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Biodiversity / Biodevastation

Stories about Biodiversity and Biodevastation.

The GE American Chestnut – Restoration of a Beloved Species or Trojan Horse for Tree Biotechnology?

By: 
Rachel Smolker and Anne Petermann

About a century ago the American chestnut tree was attacked by the introduced fungal pathogen (Cryphonectria parasitica). This fungus drove the chestnut to functional extinction. Now, scientists at the State University of New York College of Environmental Science and Forestry (SUNY ESF) claim to have created, through biotechnology, a resistant American chestnut variety. They aim to petition the required regulatory agencies (USDA, FDA, EPA) for deregulation of their genetically engineered chestnut in the near future, with the stated goal of “restoring” the species to nature.

Post-Brexit Farming, Glyphosate and GMOs in the UK

By: 
Rosemary Mason and Colin Todhunter

An Open Letter to Hon Michael Gove Secretary of State for Environment, Food and Rural Affairs

It seems likely that a post-Brexit trade deal with the US could mean more of the same and lead to the introduction of GM crops in the UK alongside the lowering of standards for the use of biocides in agriculture. Sainsbury Laboratory already has plans for a new open air field trial of GM potatoes on farms in Suffolk and Cambridge.

“Get Your Endangered Species Off My Bombing Range!”

By: 
Joan Roelofs

At Fort Benning, Georgia, home of the “Maneuver School of Excellence,” (as well as the notorious School of the Americas, now renamed the Western Hemisphere Institute for Security Cooperation), live-fire and other training was threatened by threatened species and their habitats. Now the base and its partners are restoring habitat and offering contiguous land for buyers who would use the land for recreation. Among the partners are the Georgia Land Trust, The Conservation Fund, the Alabama Land Trust, and the Nature Conservancy (TNC).

How trees could save the climate

By: 
ETH Zurich

"We all knew that restoring forests could play a part in tackling climate change, but we didn't really know how big the impact would be. Our study shows clearly that forest restoration is the best climate change solution available today. But we must act quickly, as new forests will take decades to mature and achieve their full potential as a source of natural carbon storage."

The Hydroponic Threat to Organic Food

By: 
Dave Chapman

Over the last seven years large scale industrial food producers have insinuated themselves into US organic certification. The recent inclusion of hydroponics in organic standards is not an example of innovation and improvement. It is an example of conquest and colonization. It is simply a hostile takeover of organic production in contravention of the law and of international norms.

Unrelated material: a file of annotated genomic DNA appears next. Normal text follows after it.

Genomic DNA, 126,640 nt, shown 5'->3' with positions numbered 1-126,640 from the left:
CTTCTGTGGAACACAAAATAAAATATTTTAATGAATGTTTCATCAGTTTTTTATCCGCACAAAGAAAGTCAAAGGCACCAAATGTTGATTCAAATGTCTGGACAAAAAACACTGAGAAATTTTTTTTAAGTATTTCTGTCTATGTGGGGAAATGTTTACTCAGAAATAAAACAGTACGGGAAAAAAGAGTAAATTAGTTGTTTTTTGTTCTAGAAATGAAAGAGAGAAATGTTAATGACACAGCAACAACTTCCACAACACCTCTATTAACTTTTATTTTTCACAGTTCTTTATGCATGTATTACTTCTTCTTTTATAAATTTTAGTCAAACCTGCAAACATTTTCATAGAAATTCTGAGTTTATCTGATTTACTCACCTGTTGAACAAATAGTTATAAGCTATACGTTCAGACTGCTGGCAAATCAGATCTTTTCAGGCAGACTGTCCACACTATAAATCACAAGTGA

Human wellbeing threatened by ‘unprecedented’ rate of biodiversity loss

By: 
Mike Shanahan

Nature loss is accelerating worldwide at an unprecedented rate, with grave impacts for human wellbeing, according to a major report approved by more than 130 of the world’s governments.

The report, launched in Paris, France on Monday, says fundamental changes are needed to everything from farming and fishing to private investment and governance to ensure the benefits continue to flow.

While such warnings have been heard before, this is the most comprehensive assessment to date, and the first that governments have come together to endorse. The findings are set to influence world leaders who are meeting in China next year, aiming to reach a new global agreement on biodiversity.

Metal and Rubber with Your Chicken? No Problem Says Tyson

By: 
Martha Rosenberg

Rubber and metal are some of the recent surprise “ingredients” found in Tyson chicken. In January, 36,420 pounds of Tyson chicken nuggets were recalled due to rubber contamination. In March, a recall for possible metal contamination of ready-to-eat Tyson chicken strip products began which continues–now encompassing 12 million pounds. Tyson Foods is the world’s second largest processor and marketer of chicken, beef, and pork, operating the Jimmy Dean, Hillshire Farm, Sara Lee, Ball Park and other well known brands.

How indigenous genocide contributed to climate change

By: 
Gerardo Honty

Those who deny climate change caused by mankind tend to cite the so-called “Little Ice Age” as one of their arguments to defend the hypothesis of the natural origin of climate changes. The Little Ice Age, as it is known, to distinguish it from the great ice ages, covers a period from 1350 to 1850 approximately, when there was a significant lowering of the global average temperature with respect to the five previous centuries. ... Nevertheless, a few days ago, an investigation was published by the University College of London[1] that explains that the Little Ice Age was also the result of human activity. And one more ruthless than the combustion of fossils or deforestation.

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